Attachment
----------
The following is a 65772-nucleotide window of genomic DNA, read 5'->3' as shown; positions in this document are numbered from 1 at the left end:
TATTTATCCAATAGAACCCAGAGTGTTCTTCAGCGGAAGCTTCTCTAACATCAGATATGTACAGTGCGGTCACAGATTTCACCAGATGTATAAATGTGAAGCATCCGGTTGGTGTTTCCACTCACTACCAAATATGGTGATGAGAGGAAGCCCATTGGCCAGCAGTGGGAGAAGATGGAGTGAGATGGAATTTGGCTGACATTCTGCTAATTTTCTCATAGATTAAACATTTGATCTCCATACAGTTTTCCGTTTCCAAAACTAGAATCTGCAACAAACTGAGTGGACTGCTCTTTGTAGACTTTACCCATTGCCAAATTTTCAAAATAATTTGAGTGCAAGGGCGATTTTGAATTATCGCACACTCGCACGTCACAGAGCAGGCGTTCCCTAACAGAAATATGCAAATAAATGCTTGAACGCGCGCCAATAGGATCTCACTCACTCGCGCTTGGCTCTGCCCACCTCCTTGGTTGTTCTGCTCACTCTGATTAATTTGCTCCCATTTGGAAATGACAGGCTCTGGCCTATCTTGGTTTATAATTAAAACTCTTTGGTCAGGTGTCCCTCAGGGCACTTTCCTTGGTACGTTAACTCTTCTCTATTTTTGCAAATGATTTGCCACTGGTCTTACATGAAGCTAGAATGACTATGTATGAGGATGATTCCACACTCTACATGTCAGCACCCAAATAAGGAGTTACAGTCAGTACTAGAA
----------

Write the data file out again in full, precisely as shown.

The following is a 65772-nucleotide window of genomic DNA, read 5'->3' as shown; positions in this document are numbered from 1 at the left end:
TATTTATCCAATAGAACCCAGAGTGTTCTTCAGCGGAAGCTTCTCTAACATCAGATATGTACAGTGCGGTCACAGATTTCACCAGATGTATAAATGTGAAGCATCCGGTTGGTGTTTCCACTCACTACCAAATATGGTGATGAGAGGAAGCCCATTGGCCAGCAGTGGGAGAAGATGGAGTGAGATGGAATTTGGCTGACATTCTGCTAATTTTCTCATAGATTAAACATTTGATCTCCATACAGTTTTCCGTTTCCAAAACTAGAATCTGCAACAAACTGAGTGGACTGCTCTTTGTAGACTTTACCCATTGCCAAATTTTCAAAATAATTTGAGTGCAAGGGCGATTTTGAATTATCGCACACTCGCACGTCACAGAGCAGGCGTTCCCTAACAGAAATATGCAAATAAATGCTTGAACGCGCGCCAATAGGATCTCACTCACTCGCGCTTGGCTCTGCCCACCTCCTTGGTTGTTCTGCTCACTCTGATTAATTTGCTCCCATTTGGAAATGACAGGCTCTGGCCTATCTTGGTTTATAATTAAAACTCTTTGGTCAGGTGTCCCTCAGGGCACTTTCCTTGGTACGTTAACTCTTCTCTATTTTTGCAAATGATTTGCCACTGGTCTTACATGAAGCTAGAATGACTATGTATGAGGATGATTCCACACTCTACATGTCAGCACCCAAATAAGGAGTTACAGTCAGTACTAGAA